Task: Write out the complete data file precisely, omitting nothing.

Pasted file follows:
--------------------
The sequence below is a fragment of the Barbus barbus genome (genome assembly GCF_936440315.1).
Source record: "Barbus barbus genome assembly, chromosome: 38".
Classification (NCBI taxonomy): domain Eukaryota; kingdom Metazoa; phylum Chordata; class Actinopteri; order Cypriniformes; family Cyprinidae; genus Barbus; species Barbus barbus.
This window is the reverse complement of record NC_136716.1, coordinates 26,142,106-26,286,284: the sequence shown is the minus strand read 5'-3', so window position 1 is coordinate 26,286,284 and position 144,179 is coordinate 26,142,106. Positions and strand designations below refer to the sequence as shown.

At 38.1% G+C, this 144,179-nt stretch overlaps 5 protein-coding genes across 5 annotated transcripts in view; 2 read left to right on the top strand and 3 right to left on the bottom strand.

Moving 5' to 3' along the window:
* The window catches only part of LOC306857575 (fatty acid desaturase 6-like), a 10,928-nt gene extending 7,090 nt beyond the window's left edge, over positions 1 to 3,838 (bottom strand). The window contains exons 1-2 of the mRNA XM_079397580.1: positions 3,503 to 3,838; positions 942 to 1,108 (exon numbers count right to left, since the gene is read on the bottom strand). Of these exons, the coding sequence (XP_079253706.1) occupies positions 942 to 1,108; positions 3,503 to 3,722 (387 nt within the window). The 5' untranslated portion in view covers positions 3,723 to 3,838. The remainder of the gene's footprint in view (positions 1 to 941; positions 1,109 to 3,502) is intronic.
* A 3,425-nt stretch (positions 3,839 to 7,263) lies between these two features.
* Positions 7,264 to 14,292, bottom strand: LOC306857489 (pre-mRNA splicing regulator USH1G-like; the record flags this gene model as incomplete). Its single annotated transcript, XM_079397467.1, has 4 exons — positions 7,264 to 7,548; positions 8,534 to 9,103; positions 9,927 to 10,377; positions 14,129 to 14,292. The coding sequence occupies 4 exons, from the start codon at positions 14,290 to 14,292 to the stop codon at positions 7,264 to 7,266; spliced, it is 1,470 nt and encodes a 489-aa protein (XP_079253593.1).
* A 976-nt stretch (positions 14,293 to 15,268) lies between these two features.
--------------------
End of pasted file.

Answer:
The sequence below is a fragment of the Barbus barbus genome (genome assembly GCF_936440315.1).
Source record: "Barbus barbus genome assembly, chromosome: 38".
Classification (NCBI taxonomy): domain Eukaryota; kingdom Metazoa; phylum Chordata; class Actinopteri; order Cypriniformes; family Cyprinidae; genus Barbus; species Barbus barbus.
This window is the reverse complement of record NC_136716.1, coordinates 26,142,106-26,286,284: the sequence shown is the minus strand read 5'-3', so window position 1 is coordinate 26,286,284 and position 144,179 is coordinate 26,142,106. Positions and strand designations below refer to the sequence as shown.

At 38.1% G+C, this 144,179-nt stretch overlaps 5 protein-coding genes across 5 annotated transcripts in view; 2 read left to right on the top strand and 3 right to left on the bottom strand.

Moving 5' to 3' along the window:
* The window catches only part of LOC306857575 (fatty acid desaturase 6-like), a 10,928-nt gene extending 7,090 nt beyond the window's left edge, over positions 1 to 3,838 (bottom strand). The window contains exons 1-2 of the mRNA XM_079397580.1: positions 3,503 to 3,838; positions 942 to 1,108 (exon numbers count right to left, since the gene is read on the bottom strand). Of these exons, the coding sequence (XP_079253706.1) occupies positions 942 to 1,108; positions 3,503 to 3,722 (387 nt within the window). The 5' untranslated portion in view covers positions 3,723 to 3,838. The remainder of the gene's footprint in view (positions 1 to 941; positions 1,109 to 3,502) is intronic.
* A 3,425-nt stretch (positions 3,839 to 7,263) lies between these two features.
* Positions 7,264 to 14,292, bottom strand: LOC306857489 (pre-mRNA splicing regulator USH1G-like; the record flags this gene model as incomplete). Its single annotated transcript, XM_079397467.1, has 4 exons — positions 7,264 to 7,548; positions 8,534 to 9,103; positions 9,927 to 10,377; positions 14,129 to 14,292. The coding sequence occupies 4 exons, from the start codon at positions 14,290 to 14,292 to the stop codon at positions 7,264 to 7,266; spliced, it is 1,470 nt and encodes a 489-aa protein (XP_079253593.1).
* A 976-nt stretch (positions 14,293 to 15,268) lies between these two features.